Hospira has agreed to pay $60m (€44m) to settle a lawsuit related to manufacturing and quality control deficiencies at its Rocky Mount facility, which is already subject to a $200m remediation programme.
The plant in North Carolina has been the focus of Hospira’s quality issues, receiving a Warning Letter form the US Food and Drug Administration (FDA) in 2010 to which it is still subjected.
Hospira has pumped $200m into the site and hopes the plant to be given the regulatory all clear later this year but must first pay a further $60m to settle a lawsuit from a group of stakeholders who accused the company of concealing quality issues at the plant, artificially inflating the share price.
According to papers filed by the US District Court for the Northern District of Illinois last week, the company “concealed significant deteriorating conditions, manufacturing and quality control deficiencies at its largest manufacturing facility located in Rocky Mount, North Carolina, and the costly effects of these deficiencies on production capacity.”
It continued: “The Complaint also alleges that Defendants misrepresented the effectiveness of an ‘optimization’ initiative which reduced quality control efforts and delayed and increased the cost of necessary remediation at Rocky Mount.”
Such “allegedly false and misleading statements artificially inflated the price of Hospira common shares,” the Court Papers added, during the period of February 2010 to October 2011.
Hospira agreed to pay $60m last Thursday to settle and dismiss the Action, but denied it had violated any laws, maintaining its “conduct was at all times proper and in compliance with all applicable provisions of law,” the papers stated.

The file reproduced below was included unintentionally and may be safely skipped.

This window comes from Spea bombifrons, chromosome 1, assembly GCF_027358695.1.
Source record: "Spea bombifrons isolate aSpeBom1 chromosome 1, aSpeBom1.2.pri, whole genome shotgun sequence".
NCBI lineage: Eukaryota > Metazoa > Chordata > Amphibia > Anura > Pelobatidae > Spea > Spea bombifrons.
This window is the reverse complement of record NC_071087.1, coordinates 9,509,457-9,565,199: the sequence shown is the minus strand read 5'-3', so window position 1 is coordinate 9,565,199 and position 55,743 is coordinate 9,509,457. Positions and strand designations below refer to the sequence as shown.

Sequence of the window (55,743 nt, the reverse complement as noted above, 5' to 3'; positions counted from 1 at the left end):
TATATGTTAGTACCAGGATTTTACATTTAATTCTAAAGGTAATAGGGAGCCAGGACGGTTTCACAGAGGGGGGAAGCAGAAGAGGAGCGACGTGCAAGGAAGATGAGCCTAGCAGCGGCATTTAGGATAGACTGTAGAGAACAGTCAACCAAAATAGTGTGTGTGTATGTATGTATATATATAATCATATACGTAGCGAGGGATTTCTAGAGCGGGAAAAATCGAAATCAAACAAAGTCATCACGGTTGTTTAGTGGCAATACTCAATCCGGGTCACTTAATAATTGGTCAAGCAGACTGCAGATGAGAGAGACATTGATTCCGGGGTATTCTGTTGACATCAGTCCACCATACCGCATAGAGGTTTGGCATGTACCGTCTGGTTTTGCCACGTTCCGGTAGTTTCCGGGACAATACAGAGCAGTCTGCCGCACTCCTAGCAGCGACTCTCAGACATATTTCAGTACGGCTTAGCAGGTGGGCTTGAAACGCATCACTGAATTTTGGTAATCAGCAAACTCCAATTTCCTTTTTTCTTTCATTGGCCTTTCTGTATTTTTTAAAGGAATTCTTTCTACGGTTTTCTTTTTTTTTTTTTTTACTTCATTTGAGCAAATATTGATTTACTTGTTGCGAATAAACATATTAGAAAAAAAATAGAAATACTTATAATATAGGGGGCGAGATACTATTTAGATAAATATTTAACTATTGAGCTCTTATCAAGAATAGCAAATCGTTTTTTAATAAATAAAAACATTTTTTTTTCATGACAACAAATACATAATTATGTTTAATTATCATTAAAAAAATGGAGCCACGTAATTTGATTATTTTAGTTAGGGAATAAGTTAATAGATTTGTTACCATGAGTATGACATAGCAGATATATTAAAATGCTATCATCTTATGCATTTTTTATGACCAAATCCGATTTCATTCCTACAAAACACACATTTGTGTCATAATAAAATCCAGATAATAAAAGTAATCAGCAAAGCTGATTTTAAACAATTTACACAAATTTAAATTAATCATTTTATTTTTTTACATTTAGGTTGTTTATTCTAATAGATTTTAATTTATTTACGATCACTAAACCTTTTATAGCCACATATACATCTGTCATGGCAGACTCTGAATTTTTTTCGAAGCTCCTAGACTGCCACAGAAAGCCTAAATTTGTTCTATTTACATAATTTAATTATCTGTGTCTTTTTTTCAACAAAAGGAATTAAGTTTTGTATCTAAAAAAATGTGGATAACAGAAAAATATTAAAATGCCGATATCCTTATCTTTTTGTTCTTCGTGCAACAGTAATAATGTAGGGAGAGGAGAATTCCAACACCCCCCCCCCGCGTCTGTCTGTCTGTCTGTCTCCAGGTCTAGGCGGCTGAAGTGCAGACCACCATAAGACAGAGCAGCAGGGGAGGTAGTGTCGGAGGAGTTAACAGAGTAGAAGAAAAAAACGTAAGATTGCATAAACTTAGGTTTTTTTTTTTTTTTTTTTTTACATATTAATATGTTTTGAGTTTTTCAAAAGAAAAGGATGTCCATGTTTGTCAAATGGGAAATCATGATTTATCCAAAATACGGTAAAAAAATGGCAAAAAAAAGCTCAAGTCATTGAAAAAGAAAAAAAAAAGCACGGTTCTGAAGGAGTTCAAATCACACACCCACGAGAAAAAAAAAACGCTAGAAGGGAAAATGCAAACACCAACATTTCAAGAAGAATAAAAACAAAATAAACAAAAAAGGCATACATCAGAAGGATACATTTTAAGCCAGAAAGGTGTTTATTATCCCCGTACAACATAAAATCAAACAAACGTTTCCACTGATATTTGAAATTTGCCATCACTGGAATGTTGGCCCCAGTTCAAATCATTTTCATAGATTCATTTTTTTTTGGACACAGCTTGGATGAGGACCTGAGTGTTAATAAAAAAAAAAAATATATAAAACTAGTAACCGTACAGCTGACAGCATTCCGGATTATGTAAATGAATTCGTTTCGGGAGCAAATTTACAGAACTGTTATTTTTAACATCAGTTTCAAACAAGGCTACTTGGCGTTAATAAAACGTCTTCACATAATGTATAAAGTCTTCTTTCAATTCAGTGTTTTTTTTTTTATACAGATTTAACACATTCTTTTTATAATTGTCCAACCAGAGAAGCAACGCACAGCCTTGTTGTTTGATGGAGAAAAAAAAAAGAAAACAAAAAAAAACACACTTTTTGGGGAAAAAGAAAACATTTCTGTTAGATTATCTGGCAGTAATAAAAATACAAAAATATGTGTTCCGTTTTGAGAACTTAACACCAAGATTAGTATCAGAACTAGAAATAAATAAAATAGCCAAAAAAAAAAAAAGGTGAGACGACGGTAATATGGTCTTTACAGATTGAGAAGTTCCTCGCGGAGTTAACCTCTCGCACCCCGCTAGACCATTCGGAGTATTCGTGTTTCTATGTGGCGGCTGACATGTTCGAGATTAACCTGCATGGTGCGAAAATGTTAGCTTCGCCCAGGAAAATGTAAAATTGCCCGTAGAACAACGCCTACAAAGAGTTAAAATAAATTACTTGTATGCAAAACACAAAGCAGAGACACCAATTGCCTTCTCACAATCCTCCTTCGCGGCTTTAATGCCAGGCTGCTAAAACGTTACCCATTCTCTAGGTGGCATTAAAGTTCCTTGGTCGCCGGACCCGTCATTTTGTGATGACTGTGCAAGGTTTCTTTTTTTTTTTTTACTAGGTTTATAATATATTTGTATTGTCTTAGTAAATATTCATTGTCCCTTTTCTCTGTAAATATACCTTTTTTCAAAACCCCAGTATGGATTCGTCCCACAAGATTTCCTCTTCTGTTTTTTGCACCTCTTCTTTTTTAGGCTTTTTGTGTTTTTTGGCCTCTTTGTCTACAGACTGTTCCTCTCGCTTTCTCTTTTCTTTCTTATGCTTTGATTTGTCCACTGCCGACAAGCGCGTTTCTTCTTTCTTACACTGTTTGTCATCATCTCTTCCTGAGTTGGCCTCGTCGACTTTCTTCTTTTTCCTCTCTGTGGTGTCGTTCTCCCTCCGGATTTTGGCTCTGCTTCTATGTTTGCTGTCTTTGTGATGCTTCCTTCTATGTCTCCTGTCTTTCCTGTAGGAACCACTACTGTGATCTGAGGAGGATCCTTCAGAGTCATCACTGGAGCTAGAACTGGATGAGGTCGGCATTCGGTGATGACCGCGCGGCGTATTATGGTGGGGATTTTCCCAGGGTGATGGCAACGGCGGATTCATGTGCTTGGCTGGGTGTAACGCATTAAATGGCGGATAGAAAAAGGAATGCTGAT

Swamp Drained, Gators still Looming
An inspection at Rocky Mount in February 2013 ended with a Form 483 with 20 observations, but Hospira has been upbeat in the last six months claiming the end of its troubles is in sight.
Last month CEO Michael Ball told investors during an end of year conference call the plant had been updated by the FDA to ‘voluntary action indicated’ status, though there may be a few problems still holding full clearance back:
“I never say never in terms of the gators but I think we’ve got the swamp drained. There might be one or two hiding deep in the mud but I think we’ve pretty much dug most of the stuff out.”
However, earlier this month the firm received a Warning Letter related to an inspection of device-related matters at the site.
According to the letter dated March 7 , drug device products failed the Quality System (QS) requirement of cGMP regulations. Such products as Sterile Empty PCA vials and Injectors have been subject to voluntary recalls and shortages, due to manufacturing delays